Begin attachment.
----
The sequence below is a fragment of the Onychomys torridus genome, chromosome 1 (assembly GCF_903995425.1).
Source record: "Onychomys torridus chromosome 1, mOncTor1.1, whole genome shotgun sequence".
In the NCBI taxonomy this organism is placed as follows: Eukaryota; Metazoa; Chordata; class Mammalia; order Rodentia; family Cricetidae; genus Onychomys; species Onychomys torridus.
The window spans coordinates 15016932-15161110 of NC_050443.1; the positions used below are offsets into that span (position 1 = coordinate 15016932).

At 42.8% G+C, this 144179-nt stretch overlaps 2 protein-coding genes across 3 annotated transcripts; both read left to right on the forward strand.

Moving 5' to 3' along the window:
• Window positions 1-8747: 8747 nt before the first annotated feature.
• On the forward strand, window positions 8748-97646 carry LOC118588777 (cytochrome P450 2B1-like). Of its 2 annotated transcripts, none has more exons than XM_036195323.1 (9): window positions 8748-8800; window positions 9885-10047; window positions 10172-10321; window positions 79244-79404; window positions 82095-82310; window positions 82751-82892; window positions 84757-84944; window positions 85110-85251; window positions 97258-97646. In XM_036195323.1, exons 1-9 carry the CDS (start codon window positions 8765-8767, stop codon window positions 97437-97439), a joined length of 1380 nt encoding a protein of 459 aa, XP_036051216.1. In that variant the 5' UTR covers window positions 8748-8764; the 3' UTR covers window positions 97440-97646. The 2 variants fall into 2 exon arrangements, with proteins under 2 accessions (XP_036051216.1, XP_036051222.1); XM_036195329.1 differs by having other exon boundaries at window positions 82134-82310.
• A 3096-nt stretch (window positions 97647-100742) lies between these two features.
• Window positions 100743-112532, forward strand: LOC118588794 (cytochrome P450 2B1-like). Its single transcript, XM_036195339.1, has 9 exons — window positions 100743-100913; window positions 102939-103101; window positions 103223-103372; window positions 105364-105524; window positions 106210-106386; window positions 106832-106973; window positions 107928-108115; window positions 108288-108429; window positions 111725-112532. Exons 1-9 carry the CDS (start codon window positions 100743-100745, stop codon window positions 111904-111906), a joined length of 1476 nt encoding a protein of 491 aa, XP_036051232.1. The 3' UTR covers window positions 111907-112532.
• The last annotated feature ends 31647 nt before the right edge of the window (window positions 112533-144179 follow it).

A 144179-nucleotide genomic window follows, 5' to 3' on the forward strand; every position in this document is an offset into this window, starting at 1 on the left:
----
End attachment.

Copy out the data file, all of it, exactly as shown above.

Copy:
The sequence below is a fragment of the Onychomys torridus genome, chromosome 1 (assembly GCF_903995425.1).
Source record: "Onychomys torridus chromosome 1, mOncTor1.1, whole genome shotgun sequence".
In the NCBI taxonomy this organism is placed as follows: Eukaryota; Metazoa; Chordata; class Mammalia; order Rodentia; family Cricetidae; genus Onychomys; species Onychomys torridus.
The window spans coordinates 15016932-15161110 of NC_050443.1; the positions used below are offsets into that span (position 1 = coordinate 15016932).

At 42.8% G+C, this 144179-nt stretch overlaps 2 protein-coding genes across 3 annotated transcripts; both read left to right on the forward strand.

Moving 5' to 3' along the window:
• Window positions 1-8747: 8747 nt before the first annotated feature.
• On the forward strand, window positions 8748-97646 carry LOC118588777 (cytochrome P450 2B1-like). Of its 2 annotated transcripts, none has more exons than XM_036195323.1 (9): window positions 8748-8800; window positions 9885-10047; window positions 10172-10321; window positions 79244-79404; window positions 82095-82310; window positions 82751-82892; window positions 84757-84944; window positions 85110-85251; window positions 97258-97646. In XM_036195323.1, exons 1-9 carry the CDS (start codon window positions 8765-8767, stop codon window positions 97437-97439), a joined length of 1380 nt encoding a protein of 459 aa, XP_036051216.1. In that variant the 5' UTR covers window positions 8748-8764; the 3' UTR covers window positions 97440-97646. The 2 variants fall into 2 exon arrangements, with proteins under 2 accessions (XP_036051216.1, XP_036051222.1); XM_036195329.1 differs by having other exon boundaries at window positions 82134-82310.
• A 3096-nt stretch (window positions 97647-100742) lies between these two features.
• Window positions 100743-112532, forward strand: LOC118588794 (cytochrome P450 2B1-like). Its single transcript, XM_036195339.1, has 9 exons — window positions 100743-100913; window positions 102939-103101; window positions 103223-103372; window positions 105364-105524; window positions 106210-106386; window positions 106832-106973; window positions 107928-108115; window positions 108288-108429; window positions 111725-112532. Exons 1-9 carry the CDS (start codon window positions 100743-100745, stop codon window positions 111904-111906), a joined length of 1476 nt encoding a protein of 491 aa, XP_036051232.1. The 3' UTR covers window positions 111907-112532.
• The last annotated feature ends 31647 nt before the right edge of the window (window positions 112533-144179 follow it).

A 144179-nucleotide genomic window follows, 5' to 3' on the forward strand; every position in this document is an offset into this window, starting at 1 on the left: